Today I attended a superb presentation of a superb book written by a superb scholar. Albert Galvany, Figuras de la excepción en la China antigua. Chapeau!
Cate Denial, Clarissa Sorensen-Unruh, and Elizabeth A. Lehfeldt, After the Great Pivot Should Come the Great Pause.
We need time to read. The cognitive load of the pandemic, with its attendant stresses in our work and nonwork lives, has made the simple act of reading a considerable challenge for many faculty and staff members. Being able to make reading a priority — to immerse ourselves in the latest works in our scholarly and professional fields — would have a profound effect on our ability to rejuvenate our research and development agendas.
Very interesting reference found in Dora Zang’s Is There a Future for Literary Studies? Zang mentions Rachel Sagner Buurma and Laura Heffernan’s The Teaching Archive: A New History for Literary Study (The University of Chicago Press, 2020). I quote:
Examining materials ranging from T.S. Eliot’s lecture notes from his classes at an extension school for working adults to Simon Ortiz’s efforts to establish a Native American-studies curriculum at the College of Marin, Buurma and Heffernan show that many of the key methodological developments in literary studies over the 20th century have developed in and through the classroom. This startling claim counters the familiar idea that the discipline’s theories and practices are pioneered by scholars at a handful of elite institutions “only later to ‘trickle down,’” as Buurma and Heffernan put it, “to non-elite institutions, students, and teachers.” It also challenges classic disciplinary histories like those by Gerald Graff and John Guillory, which characterize the history of literary studies as a series of “method wars,” whether between belletrists and philologists at the turn of the 20th century, or formalists and historicists towards that century’s end.
For me, the most interesting thing in Williams’ book is how he moves the criticism of informational technologies away from the typical individual spots and pays attention to the larger (and far more dangerous) social and political consequences.
We face great challenges today across the full stack of human life: at planetary, societal, organizational, and individual levels. Success in surmounting these challenges requires that we give the right sort of attention to the right sort of things. A major function, if not the primary purpose, of information technology should be to advance this end.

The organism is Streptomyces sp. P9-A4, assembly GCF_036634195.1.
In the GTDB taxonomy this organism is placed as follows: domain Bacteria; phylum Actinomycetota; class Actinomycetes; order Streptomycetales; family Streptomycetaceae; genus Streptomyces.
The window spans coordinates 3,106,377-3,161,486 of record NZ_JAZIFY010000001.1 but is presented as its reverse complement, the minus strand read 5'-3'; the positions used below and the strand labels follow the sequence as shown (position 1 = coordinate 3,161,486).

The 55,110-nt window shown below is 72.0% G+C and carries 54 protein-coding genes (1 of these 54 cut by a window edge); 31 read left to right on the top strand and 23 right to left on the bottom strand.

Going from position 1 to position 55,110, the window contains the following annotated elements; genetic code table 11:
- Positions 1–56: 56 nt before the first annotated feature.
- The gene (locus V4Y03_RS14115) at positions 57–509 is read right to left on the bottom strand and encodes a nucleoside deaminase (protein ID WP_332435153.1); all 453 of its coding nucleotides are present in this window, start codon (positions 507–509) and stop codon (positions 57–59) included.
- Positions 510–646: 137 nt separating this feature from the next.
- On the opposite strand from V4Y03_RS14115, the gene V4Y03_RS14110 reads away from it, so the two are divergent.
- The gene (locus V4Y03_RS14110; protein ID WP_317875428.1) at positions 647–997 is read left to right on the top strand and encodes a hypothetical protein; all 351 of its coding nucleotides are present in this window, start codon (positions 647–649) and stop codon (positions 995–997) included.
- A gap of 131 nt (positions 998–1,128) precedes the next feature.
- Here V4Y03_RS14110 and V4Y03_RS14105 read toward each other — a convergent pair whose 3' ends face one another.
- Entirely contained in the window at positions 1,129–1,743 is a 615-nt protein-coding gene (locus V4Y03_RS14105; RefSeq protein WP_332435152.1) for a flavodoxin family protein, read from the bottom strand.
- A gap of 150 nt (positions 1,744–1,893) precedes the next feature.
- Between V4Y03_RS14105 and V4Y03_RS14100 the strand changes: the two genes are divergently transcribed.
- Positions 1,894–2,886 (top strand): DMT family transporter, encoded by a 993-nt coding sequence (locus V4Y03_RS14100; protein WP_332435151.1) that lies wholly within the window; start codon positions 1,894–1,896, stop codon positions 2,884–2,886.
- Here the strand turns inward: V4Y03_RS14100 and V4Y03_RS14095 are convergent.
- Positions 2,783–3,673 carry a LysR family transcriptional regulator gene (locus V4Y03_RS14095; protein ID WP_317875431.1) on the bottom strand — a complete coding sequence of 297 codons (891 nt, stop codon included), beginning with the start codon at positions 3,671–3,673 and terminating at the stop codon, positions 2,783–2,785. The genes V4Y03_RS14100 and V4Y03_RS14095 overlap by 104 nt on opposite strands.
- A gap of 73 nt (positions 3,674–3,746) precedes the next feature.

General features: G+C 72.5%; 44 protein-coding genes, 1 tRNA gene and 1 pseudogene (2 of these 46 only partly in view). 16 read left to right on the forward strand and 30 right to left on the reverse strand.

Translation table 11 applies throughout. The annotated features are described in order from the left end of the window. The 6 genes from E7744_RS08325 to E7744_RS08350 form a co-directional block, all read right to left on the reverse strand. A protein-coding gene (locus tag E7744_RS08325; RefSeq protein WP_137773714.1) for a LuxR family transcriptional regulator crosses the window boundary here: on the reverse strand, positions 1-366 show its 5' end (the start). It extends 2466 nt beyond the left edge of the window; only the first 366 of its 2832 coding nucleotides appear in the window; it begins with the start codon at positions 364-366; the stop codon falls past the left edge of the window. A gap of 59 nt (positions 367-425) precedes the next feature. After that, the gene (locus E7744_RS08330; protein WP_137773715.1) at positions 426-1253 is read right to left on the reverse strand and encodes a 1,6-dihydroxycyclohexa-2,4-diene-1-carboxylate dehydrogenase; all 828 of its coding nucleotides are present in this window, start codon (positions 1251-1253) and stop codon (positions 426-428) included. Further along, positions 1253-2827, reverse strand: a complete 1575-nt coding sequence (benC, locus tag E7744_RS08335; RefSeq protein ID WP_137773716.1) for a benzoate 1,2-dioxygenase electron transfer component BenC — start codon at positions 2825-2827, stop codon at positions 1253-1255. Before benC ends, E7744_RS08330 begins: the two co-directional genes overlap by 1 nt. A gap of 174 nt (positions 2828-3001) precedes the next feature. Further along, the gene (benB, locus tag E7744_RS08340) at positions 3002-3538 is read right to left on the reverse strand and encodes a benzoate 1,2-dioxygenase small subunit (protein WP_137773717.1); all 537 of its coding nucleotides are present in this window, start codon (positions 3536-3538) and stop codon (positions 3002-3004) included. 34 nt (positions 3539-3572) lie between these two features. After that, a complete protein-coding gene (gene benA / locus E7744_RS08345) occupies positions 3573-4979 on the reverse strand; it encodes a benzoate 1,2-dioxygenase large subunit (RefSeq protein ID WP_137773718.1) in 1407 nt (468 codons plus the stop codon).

Yet for all its informational benefits, the rapid proliferation of digital technologies has compromised attention, in this wide sense, and produced a suite of cognitive-behavioral externalities that we are still only beginning to understand and mitigate. The enveloping of human life by information technologies has resulted in an informational environment whose dynamics the global persuasion industry has quickly come to dominate, and, in a virtually unbounded manner, has harnessed to engineer unprecedented advances in techniques of measurement, testing, automation, and persuasive design. The process continues apace, yet already we find ourselves entrusting enormous portions of our waking lives to technologies that compete with one another to maximize their share of our lives, and, indeed, to grow the stock of life that’s available for them to capture.
March turned into April that turned into May. Already May! Another academic year, almost over. Joe Hisaishi, Merry-Go-Round of Life (from Howl’s Moving Castle).
Kevin R. McClure and Alisa Hicklin Fryar, The Great Faculty Disengagement. Indeed:
Faculty members, as unhappy as many of them are, are largely staying put. What has changed is how they approach their jobs. (…) For them, the Great Resignation looks different. We would describe it as disengagement. They are withdrawing from certain aspects of the job or, on a more emotional level, from the institution itself. Faculty members are not walking away in droves, but they are waving goodbye to norms and systems that prevailed in the past. They are still teaching their courses, supporting students, and trying to keep up with basic tasks. But connections to the institution have been frayed. The work is getting done, but there isn’t much spark to it.
Reading: Emmanuel Carrère, Yoga (2020).
Very honored to have shared a very interesting conversation on the relations between China and Spain with Carmen Cano, Jordi Quero and a bunch of excellent students. The roundtable was part of Current Issues in Spanish Foreign Policy, a course organized by the Centre for International Studies and the Spanish Ministry of Foreign Affairs.
End of a very stimulating week: “Universal versus Particular in the 20th century”, an online international workshop on the interactions between the universal and the particular in the global context. It was organized by our ALTER colleague Etienne Lock, who gathered a wonderful, truly interdisciplinary set of presenters.
In my concluding remarks, I highlighted a few ideas that, I think, were shared by most of the presentations: language as a political issue, the productivity of truly interdisciplinary conversations, the scalability of these discussions, the importance of ethics in approaching these issues, and teaching as a much-needed substantiation of more abstract reflections.